The world’s hatred of us is not without reason: they hate us because they hated Jesus, because we are not of the world, because Jesus chose us out of the world, because they do not know the Father, because of the works that Jesus did among them, and because it is the fulfillment of prophecy. The world may be without excuse for their sin and hatred, but their sin and hatred are not without reason.
Jesus himself experienced Cain-like hatred in response to his ministry. Read Mark 3:1-6 and note the parallels between the Pharisees and Cain:
Again he entered the synagogue, and a man was there with a withered hand. And they watched Jesus, to see whether he would heal him on the Sabbath, so that they might accuse him. And he said to the man with the withered hand, “Come here.” And he said to them, “Is it lawful on the Sabbath to do good or to do harm, to save life or to kill?” But they were silent. And he looked around at them with anger, grieved at their hardness of heart, and said to the man, “Stretch out your hand.” He stretched it out, and his hand was restored. The Pharisees went out and immediately held counsel with the Herodians against him, how to destroy him. — Mark 3:1-6
The Pharisees were so blinded by their hardness of heart and hatred for Jesus, that, rather than seeking the good of the crippled brother in their midst, they sought to destroy Jesus for doing good by healing him. As the shepherds of Israel, they ought to have been compassionate toward the man with the withered hand, but instead they planned to murder the One who extended compassion to him in one of the many acts that proved he was the Messiah. Jesus’ healing revealed their pettiness and lack of compassion. Their jealousy moved them not to be “their brother’s keepers,” but to use their brother’s condition as a trap to condemn the Lord they thought they served.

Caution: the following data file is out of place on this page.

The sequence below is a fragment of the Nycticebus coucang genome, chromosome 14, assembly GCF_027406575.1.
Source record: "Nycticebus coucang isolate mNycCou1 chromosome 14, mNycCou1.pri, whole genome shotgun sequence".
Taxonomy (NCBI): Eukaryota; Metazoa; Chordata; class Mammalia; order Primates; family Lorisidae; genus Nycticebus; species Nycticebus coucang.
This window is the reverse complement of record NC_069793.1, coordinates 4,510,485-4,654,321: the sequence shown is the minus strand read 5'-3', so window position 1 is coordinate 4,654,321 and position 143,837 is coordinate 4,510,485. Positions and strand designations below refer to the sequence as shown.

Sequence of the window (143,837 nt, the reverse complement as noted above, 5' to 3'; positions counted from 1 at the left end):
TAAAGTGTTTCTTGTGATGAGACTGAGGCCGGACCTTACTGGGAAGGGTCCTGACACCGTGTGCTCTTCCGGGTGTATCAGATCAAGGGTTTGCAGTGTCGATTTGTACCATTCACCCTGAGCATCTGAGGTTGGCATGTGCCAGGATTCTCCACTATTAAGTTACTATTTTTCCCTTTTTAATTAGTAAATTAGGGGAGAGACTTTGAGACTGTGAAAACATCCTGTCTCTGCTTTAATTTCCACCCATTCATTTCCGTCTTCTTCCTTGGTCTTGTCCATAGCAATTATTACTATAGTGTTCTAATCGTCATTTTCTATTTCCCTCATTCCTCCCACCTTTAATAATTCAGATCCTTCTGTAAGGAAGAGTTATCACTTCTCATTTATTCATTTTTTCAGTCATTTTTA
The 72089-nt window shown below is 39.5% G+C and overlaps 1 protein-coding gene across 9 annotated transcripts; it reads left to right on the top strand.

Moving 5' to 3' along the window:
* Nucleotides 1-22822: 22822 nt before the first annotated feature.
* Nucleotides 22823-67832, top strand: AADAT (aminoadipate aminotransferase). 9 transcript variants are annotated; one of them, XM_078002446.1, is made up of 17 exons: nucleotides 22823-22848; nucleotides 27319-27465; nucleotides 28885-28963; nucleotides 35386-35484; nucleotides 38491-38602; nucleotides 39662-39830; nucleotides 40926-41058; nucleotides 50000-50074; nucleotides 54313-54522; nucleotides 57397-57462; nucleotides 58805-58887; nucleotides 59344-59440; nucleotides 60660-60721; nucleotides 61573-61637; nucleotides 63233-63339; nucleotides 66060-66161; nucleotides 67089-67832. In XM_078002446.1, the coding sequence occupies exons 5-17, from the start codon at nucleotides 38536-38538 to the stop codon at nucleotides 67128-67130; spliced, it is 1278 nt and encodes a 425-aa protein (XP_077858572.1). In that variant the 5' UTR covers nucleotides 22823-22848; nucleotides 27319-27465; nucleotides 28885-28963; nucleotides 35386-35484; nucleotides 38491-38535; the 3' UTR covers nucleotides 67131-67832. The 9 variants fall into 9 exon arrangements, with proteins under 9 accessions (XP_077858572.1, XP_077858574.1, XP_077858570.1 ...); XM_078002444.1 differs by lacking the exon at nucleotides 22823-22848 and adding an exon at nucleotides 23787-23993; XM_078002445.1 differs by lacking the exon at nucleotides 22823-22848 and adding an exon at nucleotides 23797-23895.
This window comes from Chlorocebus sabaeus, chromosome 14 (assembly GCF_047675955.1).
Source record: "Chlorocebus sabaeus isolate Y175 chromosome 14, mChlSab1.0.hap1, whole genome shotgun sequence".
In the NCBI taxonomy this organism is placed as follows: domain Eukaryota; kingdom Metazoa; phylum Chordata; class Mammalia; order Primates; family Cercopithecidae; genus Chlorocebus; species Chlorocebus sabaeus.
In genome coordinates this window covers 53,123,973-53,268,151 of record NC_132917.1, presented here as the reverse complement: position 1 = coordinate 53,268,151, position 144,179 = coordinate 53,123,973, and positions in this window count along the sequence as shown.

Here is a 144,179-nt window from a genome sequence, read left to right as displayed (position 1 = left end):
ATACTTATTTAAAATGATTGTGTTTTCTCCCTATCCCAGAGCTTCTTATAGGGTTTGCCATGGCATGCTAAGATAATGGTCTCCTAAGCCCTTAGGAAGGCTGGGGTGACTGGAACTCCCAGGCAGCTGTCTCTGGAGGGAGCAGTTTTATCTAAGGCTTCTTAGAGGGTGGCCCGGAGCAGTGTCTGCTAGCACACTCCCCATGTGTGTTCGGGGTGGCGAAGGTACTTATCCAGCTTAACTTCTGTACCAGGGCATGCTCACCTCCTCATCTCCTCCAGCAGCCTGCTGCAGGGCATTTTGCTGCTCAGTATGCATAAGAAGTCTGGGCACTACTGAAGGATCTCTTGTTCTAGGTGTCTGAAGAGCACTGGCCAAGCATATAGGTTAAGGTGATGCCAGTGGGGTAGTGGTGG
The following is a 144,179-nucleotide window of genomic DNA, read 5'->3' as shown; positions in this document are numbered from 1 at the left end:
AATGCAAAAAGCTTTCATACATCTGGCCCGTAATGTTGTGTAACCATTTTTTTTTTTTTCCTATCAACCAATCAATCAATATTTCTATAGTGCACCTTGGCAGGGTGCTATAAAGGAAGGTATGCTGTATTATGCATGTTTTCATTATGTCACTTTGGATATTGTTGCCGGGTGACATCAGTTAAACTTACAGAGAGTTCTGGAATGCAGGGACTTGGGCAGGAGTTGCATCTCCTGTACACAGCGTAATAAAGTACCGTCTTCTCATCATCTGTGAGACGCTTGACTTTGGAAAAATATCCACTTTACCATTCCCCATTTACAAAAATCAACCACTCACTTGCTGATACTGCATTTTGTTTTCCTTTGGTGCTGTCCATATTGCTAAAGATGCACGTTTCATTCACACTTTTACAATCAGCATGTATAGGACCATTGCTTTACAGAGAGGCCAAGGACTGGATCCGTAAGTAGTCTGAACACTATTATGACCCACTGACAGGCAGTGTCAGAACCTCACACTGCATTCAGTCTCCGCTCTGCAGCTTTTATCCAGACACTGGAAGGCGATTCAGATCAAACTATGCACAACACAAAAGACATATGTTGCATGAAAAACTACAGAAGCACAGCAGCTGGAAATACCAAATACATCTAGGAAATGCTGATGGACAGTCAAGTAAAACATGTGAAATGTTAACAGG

Jealousy lay behind [Cain’s] hatred, not the jealousy which covets another’s greater gifts but that which resents another’s greater righteousness, the ‘envy’ which made the Jewish priests demand the death of Jesus. Jealousy-hatred-murder is a natural and terrible sequence.
Their hatred lead to the murder of the Lord of life, whom God had proven to be the Messiah with the mighty works and wonders he performed in their midst, as they were well aware—and yet, they had him crucified. God raised him to life again because it simply wasn’t possible for him to stay dead—death had no claim on the sinless Son of God. That this was God’s plan all along did not release them from the guilt they incurred by committing the most abhorrent act of evil in the history of mankind. Their jealousy of Jesus lead to hatred of him, and then murder (15a; Acts 2:22-23).
Aren’t we often surprised when the world’s hatred spews forth? Rather than being surprised, our response should be to love our enemies and to pray for those who persecute us (Matt. 5:43-44), rejoicing as we share Christ’s sufferings (because if we suffer for being Christians, that is precisely what is happening), knowing that we are blessed, and rather than causing shame, our suffering glorifies God (1 Pet. 4:12-16). We must remember that we were at one time just as lost as our enemies and persecutors. It is only the grace of Christ that has brought us into fellowship with him and with one-another. We therefore ought to pray for the same grace to be extended to those who now count us enemies, that they too may find peace with God through Christ, and so bring glory to God the Father and his Son, our Lord Jesus Christ.
Because of the fall, sin entered not only the world, but also our relationships, disrupting our fellowship with one another and with the Father. As a result, Cain was a life-taker, and is given in our passage as the supreme example of all who are of the evil one. Christ, on the other hand, is the supreme example of a self-sacrificing life-giver. And as a result, we who have been born of God are to be life-givers, giving of ourselves for the benefit of those with whom we share holy fellowship in Christ, to the glory and praise of God the Father and our Lord Jesus Christ.